2015 ISAKOS Biennial Congress ePoster #1443
In Vivo Kinematic Effects of Ball and Socket Third Condyle as a Post-Cam Mechanism in Tri-Condylar Knee Implants
Shinichiro Nakamura, MD, PhD, Kyoto JAPAN
Adrija Sharma, PhD, Knoxville, TN UNITED STATES
Kenji Nakamura, MD, Matsue JAPAN
Noboru Ikeda, MD, PhD, Matsue JAPAN
Richard D. Komistek, PhD, Knoxville, TN UNITED STATES
Shuichi Matsuda, MD, PhD, Kyoto JAPAN
University of Tennessee, Knoxville, USA
FDA Status Not Applicable
Summary: The third condyle induced intensive posterior translation of both condyles, and did not prevent axial rotation, which worked as a posterior-stabilizing cam mechanism.
Tri-condylar implants containing a ball and socket third condyle as a post-cam mechanism were developed to accommodate a lifestyle requiring frequent deep flexion activities. This third condyle is expected to replace the function of a post-cam mechanism and also to act as a load-bearing interface in flexion. It is still unknown whether the third condyle actually works as a posterior stabilizer in vivo. The purpose of the current study was to examine the kinematic effects of the ball and socket third condyle during a deep knee bend activity, and to confirm the contact status of the ball and socket joint.
Seventeen knees implanted with tri-condylar implants were analyzed using a 3D to 2D registration approach. A distance of less than 1 mm denoted ball and socket contact. Medial and lateral contact positions and axial rotation were compared before and after contact. Moreover, the contact position at the third condyle and the center of the ball joint were analyzed.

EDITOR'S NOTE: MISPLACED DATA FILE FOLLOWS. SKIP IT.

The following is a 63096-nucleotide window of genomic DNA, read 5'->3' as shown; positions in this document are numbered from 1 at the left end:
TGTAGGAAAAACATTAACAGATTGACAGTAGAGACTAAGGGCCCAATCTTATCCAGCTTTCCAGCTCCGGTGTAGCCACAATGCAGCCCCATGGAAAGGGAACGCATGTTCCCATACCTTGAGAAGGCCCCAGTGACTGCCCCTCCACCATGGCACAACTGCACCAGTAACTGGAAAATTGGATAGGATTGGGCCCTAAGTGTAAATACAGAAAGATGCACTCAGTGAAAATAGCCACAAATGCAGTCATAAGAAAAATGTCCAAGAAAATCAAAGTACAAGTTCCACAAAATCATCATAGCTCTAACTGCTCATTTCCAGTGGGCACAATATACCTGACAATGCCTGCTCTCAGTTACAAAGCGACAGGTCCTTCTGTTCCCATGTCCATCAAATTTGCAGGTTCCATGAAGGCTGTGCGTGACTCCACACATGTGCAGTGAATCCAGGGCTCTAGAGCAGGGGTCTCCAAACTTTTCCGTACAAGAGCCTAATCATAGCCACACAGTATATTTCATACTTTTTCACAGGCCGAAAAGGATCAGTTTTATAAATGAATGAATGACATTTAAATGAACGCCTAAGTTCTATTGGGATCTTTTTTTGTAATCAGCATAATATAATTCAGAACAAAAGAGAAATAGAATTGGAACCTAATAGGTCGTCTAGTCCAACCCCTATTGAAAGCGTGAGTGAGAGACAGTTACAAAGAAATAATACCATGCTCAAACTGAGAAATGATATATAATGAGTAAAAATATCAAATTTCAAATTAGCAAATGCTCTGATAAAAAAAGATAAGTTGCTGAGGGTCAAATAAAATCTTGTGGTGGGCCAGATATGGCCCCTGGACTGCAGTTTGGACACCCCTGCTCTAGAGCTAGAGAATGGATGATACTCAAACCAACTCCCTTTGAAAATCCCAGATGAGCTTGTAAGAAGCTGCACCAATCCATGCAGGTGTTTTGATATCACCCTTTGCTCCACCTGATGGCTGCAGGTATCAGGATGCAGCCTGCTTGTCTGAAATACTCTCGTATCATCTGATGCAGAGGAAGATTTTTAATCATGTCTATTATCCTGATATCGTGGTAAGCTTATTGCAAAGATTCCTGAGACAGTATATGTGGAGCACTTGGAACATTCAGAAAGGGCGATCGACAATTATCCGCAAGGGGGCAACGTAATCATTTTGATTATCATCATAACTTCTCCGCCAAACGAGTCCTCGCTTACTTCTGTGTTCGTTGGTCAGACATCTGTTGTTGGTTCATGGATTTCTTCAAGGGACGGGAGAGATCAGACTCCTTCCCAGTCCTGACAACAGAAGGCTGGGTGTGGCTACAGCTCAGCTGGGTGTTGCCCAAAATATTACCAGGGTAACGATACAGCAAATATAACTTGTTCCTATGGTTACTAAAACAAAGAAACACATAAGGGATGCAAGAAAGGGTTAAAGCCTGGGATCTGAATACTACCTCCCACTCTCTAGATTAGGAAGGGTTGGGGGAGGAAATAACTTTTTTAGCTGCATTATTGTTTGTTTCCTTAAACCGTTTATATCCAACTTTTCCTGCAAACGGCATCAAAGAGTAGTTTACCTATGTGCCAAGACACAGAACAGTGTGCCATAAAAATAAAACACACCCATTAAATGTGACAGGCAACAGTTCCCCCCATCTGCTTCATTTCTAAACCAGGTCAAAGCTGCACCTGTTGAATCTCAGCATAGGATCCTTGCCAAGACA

The average angles of full extension and maximum flexion for all subjects were 2.0° (SD = 6.0) and 109.8° (SD = 15.5), respectively. The ball joint came into contact at 64.7° (SD = 8.7) of knee flexion, on average. After the third condyle contact, posterior translation of the medial and lateral contact positions was significantly greater than before contact. Meanwhile, the angular rotation remained still. The average contact position of the ball and socket joint was located within 4 mm from the bottom of the medial and lateral condyles. After the third condyle contact, the contact position remained low through the entire process. The ball center showed anterior and distal movement by 7.5 mm (SD = 1.3) and -10.7 mm (SD = 1.9) from full extension to ball and socket joint contact, respectively, and then showed posterior and distal movement by 0.3 mm (SD = 0.8) and -1.4 mm (SD = 0.6), respectively. The center of the ball joint stayed after contact.
The third condyle induced intensive posterior translation of both condyles, and did not prevent axial rotation. Separating the kinematics before and after the post-cam engagement, and analyzing the contact status of the post-cam, might aid our understanding of the effects of the post-cam mechanism in detail.